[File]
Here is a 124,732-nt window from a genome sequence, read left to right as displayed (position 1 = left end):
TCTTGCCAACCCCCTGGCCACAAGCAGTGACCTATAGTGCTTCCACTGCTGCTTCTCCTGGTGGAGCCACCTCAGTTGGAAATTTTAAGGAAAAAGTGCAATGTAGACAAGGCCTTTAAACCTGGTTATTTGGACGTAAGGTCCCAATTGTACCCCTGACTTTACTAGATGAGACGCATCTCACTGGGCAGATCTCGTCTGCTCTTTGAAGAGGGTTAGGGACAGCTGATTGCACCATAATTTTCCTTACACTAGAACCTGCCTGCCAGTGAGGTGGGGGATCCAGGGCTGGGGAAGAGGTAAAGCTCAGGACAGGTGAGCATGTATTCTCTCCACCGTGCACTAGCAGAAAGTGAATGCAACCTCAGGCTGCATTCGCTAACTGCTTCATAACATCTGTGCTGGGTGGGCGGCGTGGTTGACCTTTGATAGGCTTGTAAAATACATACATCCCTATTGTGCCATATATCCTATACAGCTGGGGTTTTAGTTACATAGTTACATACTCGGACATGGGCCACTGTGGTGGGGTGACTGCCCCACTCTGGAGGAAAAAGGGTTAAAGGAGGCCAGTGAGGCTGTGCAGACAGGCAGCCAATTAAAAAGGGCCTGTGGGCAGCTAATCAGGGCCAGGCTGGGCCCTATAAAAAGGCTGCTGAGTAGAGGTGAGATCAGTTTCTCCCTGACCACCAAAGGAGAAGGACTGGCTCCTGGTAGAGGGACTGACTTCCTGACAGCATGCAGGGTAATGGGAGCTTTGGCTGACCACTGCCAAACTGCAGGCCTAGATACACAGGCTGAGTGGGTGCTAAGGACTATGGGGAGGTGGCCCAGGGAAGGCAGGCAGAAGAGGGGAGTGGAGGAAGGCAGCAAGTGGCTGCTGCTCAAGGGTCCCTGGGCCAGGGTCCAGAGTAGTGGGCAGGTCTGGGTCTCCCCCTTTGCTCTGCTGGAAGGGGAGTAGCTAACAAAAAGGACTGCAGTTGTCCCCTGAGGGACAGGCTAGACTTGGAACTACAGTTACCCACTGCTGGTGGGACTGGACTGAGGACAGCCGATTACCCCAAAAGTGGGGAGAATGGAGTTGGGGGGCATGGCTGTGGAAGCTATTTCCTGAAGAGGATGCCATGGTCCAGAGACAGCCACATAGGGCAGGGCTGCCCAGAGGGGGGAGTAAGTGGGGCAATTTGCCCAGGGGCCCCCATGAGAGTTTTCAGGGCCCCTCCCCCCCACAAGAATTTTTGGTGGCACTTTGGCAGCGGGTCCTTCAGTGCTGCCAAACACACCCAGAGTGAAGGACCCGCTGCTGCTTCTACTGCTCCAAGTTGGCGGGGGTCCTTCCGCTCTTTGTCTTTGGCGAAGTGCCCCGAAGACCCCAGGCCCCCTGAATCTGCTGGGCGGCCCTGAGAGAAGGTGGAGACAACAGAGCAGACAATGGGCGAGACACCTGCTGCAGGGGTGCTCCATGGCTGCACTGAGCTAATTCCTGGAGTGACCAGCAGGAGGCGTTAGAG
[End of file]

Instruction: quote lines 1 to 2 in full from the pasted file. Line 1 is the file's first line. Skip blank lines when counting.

Here is a 124,732-nt window from a genome sequence, read left to right as displayed (position 1 = left end):
TCTTGCCAACCCCCTGGCCACAAGCAGTGACCTATAGTGCTTCCACTGCTGCTTCTCCTGGTGGAGCCACCTCAGTTGGAAATTTTAAGGAAAAAGTGCAATGTAGACAAGGCCTTTAAACCTGGTTATTTGGACGTAAGGTCCCAATTGTACCCCTGACTTTACTAGATGAGACGCATCTCACTGGGCAGATCTCGTCTGCTCTTTGAAGAGGGTTAGGGACAGCTGATTGCACCATAATTTTCCTTACACTAGAACCTGCCTGCCAGTGAGGTGGGGGATCCAGGGCTGGGGAAGAGGTAAAGCTCAGGACAGGTGAGCATGTATTCTCTCCACCGTGCACTAGCAGAAAGTGAATGCAACCTCAGGCTGCATTCGCTAACTGCTTCATAACATCTGTGCTGGGTGGGCGGCGTGGTTGACCTTTGATAGGCTTGTAAAATACATACATCCCTATTGTGCCATATATCCTATACAGCTGGGGTTTTAGTTACATAGTTACATACTCGGACATGGGCCACTGTGGTGGGGTGACTGCCCCACTCTGGAGGAAAAAGGGTTAAAGGAGGCCAGTGAGGCTGTGCAGACAGGCAGCCAATTAAAAAGGGCCTGTGGGCAGCTAATCAGGGCCAGGCTGGGCCCTATAAAAAGGCTGCTGAGTAGAGGTGAGATCAGTTTCTCCCTGACCACCAAAGGAGAAGGACTGGCTCCTGGTAGAGGGACTGACTTCCTGACAGCATGCAGGGTAATGGGAGCTTTGGCTGACCACTGCCAAACTGCAGGCCTAGATACACAGGCTGAGTGGGTGCTAAGGACTATGGGGAGGTGGCCCAGGGAAGGCAGGCAGAAGAGGGGAGTGGAGGAAGGCAGCAAGTGGCTGCTGCTCAAGGGTCCCTGGGCCAGGGTCCAGAGTAGTGGGCAGGTCTGGGTCTCCCCCTTTGCTCTGCTGGAAGGGGAGTAGCTAACAAAAAGGACTGCAGTTGTCCCCTGAGGGACAGGCTAGACTTGGAACTACAGTTACCCACTGCTGGTGGGACTGGACTGAGGACAGCCGATTACCCCAAAAGTGGGGAGAATGGAGTTGGGGGGCATGGCTGTGGAAGCTATTTCCTGAAGAGGATGCCATGGTCCAGAGACAGCCACATAGGGCAGGGCTGCCCAGAGGGGGGAGTAAGTGGGGCAATTTGCCCAGGGGCCCCCATGAGAGTTTTCAGGGCCCCTCCCCCCCACAAGAATTTTTGGTGGCACTTTGGCAGCGGGTCCTTCAGTGCTGCCAAACACACCCAGAGTGAAGGACCCGCTGCTGCTTCTACTGCTCCAAGTTGGCGGGGGTCCTTCCGCTCTTTGTCTTTGGCGAAGTGCCCCGAAGACCCCAGGCCCCCTGAATCTGCTGGGCGGCCCTGAGAGAAGGTGGAGACAACAGAGCAGACAATGGGCGAGACACCTGCTGCAGGGGTGCTCCATGGCTGCACTGAGCTAATTCCTGGAGTGACCAGCAGGAGGCGTTAGAG